The National Federation of Independent Business' latest survey of small-business employment trends doesn't make cheerful reading. Over the first three months of 2002, while 11% of the 555 business owners surveyed reported taking on additional workers, some 16% laid off an average of three employees apiece.
Nor does the survey hold much hope of any short-term improvement. In 2000, an earlier survey found that some 35% of business owners had at least one "hard to fill vacancy". In the latest survey, that figure has slipped to 18%, a two-point drop on the previous quarter. Same thing with respondents' intentions to hire additional help, with just 1% saying they were likely to be recruiting anytime soon. Not only does this represent a 5% drop on the previous survey, it is the lowest figure since the 1991 recession.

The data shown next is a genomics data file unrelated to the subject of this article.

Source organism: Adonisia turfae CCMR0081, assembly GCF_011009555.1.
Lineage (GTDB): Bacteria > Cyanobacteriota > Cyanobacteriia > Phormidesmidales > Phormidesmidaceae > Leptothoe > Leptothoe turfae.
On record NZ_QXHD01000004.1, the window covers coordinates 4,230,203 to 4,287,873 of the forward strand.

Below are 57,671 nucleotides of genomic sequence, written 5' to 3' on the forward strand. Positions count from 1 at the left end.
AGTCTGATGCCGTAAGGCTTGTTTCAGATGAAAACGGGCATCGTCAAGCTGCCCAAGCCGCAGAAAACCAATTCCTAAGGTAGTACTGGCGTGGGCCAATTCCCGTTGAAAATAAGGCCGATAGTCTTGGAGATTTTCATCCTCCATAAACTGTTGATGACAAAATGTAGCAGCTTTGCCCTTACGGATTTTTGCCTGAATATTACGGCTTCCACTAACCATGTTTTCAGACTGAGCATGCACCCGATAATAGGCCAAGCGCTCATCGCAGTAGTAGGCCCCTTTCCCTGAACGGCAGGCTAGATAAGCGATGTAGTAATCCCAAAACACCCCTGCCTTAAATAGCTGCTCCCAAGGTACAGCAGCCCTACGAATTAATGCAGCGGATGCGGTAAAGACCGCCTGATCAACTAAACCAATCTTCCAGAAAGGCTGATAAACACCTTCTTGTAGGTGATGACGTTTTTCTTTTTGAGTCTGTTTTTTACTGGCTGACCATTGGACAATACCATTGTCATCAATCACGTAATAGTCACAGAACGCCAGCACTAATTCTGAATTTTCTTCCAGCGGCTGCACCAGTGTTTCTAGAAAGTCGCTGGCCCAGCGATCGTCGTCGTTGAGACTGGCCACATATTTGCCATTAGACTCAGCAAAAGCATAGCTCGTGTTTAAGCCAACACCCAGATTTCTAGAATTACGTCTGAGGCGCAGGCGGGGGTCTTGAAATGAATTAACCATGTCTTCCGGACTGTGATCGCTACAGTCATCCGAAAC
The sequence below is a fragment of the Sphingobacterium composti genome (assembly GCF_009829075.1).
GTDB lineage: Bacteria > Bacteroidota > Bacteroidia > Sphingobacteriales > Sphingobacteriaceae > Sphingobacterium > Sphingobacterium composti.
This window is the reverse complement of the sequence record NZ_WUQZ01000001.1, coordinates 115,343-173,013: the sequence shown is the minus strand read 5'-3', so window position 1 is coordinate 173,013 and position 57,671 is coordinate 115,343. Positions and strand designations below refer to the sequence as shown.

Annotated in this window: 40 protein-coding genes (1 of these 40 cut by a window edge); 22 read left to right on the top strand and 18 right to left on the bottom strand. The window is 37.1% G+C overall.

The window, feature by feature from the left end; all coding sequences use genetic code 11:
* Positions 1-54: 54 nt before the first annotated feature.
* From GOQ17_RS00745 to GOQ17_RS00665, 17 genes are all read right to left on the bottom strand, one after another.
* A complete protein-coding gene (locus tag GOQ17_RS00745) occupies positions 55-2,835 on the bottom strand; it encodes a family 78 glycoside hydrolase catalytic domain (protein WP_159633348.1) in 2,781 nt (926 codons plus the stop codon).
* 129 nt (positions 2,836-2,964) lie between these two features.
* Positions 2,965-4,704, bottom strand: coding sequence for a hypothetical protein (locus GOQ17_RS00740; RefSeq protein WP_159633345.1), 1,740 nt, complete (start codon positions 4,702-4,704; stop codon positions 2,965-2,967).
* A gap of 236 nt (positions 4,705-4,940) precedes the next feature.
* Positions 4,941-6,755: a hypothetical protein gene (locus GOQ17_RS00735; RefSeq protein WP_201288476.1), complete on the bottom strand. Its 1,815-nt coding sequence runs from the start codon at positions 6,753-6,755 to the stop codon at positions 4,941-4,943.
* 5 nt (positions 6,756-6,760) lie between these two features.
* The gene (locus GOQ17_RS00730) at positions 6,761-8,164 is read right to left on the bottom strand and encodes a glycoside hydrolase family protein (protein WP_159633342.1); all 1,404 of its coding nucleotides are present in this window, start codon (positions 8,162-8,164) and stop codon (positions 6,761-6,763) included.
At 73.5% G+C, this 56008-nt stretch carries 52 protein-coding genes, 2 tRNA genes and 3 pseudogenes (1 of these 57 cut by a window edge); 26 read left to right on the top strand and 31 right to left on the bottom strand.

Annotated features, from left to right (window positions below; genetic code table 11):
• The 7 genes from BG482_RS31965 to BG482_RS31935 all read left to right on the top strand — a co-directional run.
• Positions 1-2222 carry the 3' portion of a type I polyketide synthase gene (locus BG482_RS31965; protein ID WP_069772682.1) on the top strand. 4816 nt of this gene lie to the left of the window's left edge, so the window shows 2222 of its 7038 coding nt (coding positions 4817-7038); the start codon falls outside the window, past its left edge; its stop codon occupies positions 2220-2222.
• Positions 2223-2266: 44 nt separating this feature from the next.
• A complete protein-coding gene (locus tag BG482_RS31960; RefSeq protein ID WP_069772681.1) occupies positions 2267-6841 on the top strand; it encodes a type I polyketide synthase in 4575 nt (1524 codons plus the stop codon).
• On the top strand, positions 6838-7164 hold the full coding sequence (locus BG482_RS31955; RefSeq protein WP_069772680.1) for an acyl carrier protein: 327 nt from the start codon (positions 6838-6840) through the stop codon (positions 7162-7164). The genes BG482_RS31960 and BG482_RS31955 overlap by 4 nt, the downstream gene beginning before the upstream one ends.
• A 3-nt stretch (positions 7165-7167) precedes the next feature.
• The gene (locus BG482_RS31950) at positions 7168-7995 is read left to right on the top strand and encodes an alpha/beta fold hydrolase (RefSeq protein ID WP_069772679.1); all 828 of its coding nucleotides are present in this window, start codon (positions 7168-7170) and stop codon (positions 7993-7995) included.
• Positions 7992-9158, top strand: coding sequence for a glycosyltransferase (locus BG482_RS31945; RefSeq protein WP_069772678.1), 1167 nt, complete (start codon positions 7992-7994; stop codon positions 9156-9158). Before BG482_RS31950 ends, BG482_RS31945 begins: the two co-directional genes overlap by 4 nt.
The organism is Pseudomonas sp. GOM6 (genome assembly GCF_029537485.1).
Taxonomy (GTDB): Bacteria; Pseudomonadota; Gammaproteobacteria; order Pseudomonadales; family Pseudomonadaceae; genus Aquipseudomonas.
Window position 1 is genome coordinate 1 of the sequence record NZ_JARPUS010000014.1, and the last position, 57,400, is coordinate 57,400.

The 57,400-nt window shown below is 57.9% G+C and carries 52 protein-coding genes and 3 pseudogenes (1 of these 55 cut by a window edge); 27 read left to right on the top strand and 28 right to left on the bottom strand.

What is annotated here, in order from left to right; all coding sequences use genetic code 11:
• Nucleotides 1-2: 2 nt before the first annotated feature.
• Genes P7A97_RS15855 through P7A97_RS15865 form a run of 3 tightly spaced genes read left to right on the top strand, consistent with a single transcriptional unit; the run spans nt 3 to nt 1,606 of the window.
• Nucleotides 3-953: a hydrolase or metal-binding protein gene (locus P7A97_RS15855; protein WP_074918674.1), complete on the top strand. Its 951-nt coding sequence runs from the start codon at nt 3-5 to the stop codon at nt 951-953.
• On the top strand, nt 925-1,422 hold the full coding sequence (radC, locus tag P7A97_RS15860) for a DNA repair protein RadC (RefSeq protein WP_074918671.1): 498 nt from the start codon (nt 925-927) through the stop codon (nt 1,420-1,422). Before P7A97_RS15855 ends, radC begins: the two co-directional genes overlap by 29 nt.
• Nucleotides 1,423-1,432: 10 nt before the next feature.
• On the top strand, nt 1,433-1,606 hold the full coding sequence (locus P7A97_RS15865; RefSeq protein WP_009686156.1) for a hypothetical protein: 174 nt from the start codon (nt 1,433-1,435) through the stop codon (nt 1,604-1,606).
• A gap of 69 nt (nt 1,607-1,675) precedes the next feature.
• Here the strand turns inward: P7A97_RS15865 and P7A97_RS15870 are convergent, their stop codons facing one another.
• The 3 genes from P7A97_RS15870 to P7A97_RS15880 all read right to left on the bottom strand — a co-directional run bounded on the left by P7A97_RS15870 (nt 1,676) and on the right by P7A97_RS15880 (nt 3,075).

When will hiring -- and the economy -- improve? Don't hold your breath, advises the NFIB, which notes in its summary of the survey results: "The economy is growing so slowly that, with productivity gains, even current levels of employment are excessive." If events bear out that dour appraisal, there could be news of additional empty desks and work stations in the next survey. By Alison Ogden in New York